How to use PVA glue as a water effect
PVA glue is an everyday household glue or craft glue, often used by children. This white glue dries to a transparent finish, which makes it ideal for creating ponds, oceans and rivers for hobby terrains, such as for train modelling or school projects.
Mixing the glue with different materials will create different textures that can make the water almost appear as if it is moving like real water. Experiment with different additives and textures to get the water look you want.
- Paint the inside of the water base to look like the base of a pond.
- Add a few drops of blue or green food colouring to make clean water, or you can leave the mixture without food colouring for a more transparent pond or to make foaming water.
Paint the inside of the water base to look like the base of a pond. You can use browns, blacks, blues or greens to make the base look like your specific type of water. For dirty water or rivers, use browns and blacks. For clean water, use blues. For swamps use a green base. Allow the paint to dry overnight.
Mix three parts glue and one part water together in a small bowl. Add a few drops of blue or green food colouring to make clean water, or you can leave the mixture without food colouring for a more transparent pond or to make foaming water.
Pour the glue into the water base to a thickness of about 1.3 cm (1/2 inch). Allow the glue to dry for 72 hours. Continue adding 1.3 cm (1/2 inch) layers of glue until the depression is full. When the glue is half dry, speckle the top of the glue with a paintbrush to create texture on the water.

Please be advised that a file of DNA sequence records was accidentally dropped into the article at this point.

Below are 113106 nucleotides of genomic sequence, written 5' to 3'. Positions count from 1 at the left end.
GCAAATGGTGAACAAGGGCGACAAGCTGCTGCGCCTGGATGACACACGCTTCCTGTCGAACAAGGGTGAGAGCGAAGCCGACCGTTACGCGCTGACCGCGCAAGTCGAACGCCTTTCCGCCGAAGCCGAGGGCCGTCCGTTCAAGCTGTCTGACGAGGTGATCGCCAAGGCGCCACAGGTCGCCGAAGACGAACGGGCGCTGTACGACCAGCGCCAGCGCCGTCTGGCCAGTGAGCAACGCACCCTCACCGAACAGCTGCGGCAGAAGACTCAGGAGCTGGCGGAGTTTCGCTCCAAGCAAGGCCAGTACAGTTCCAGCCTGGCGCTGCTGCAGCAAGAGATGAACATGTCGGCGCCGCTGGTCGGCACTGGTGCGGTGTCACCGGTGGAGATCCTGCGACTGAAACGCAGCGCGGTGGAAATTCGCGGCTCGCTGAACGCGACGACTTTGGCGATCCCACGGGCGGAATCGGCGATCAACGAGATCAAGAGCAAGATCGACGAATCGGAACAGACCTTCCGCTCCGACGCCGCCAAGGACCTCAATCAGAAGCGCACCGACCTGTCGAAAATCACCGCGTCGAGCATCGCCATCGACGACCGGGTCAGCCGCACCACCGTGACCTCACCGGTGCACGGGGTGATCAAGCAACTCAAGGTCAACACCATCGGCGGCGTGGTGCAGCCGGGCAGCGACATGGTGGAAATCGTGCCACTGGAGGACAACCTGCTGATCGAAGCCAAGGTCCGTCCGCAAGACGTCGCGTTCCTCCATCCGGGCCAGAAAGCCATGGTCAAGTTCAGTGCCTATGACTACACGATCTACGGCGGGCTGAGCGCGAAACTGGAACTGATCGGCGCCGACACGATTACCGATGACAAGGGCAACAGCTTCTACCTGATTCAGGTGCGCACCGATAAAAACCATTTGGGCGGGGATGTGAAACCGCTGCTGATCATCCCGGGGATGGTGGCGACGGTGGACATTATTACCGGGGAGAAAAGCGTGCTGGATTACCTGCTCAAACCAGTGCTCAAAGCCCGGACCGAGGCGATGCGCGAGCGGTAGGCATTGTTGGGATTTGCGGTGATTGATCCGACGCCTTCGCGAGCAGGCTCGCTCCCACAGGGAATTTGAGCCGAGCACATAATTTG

- Mix one part glue with one part plaster powder.
- Repeat this process two more times to create depth in the foam water.
Mix one part glue with one part plaster powder. Mix the two materials together until the powder dissolves.
Paint the mixture onto the water where you want to add texture, such as foaming around rocks, waves or at the base of waterfalls.
Allow the mixture to dry until nearly hard. Speckle the surface of the foam with a paint brush. Allow the mixture to dry completely. Repeat this process two more times to create depth in the foam water.
Brenda Priddy has more than 10 years of crafting and design experience, as well as more than six years of professional writing experience. Her work appears in online publications such as Donna Rae at Home, Five Minutes for Going Green and Daily Mayo. Priddy also writes for Archstone Business Solutions and holds an Associate of Arts in English from McLennan Community College.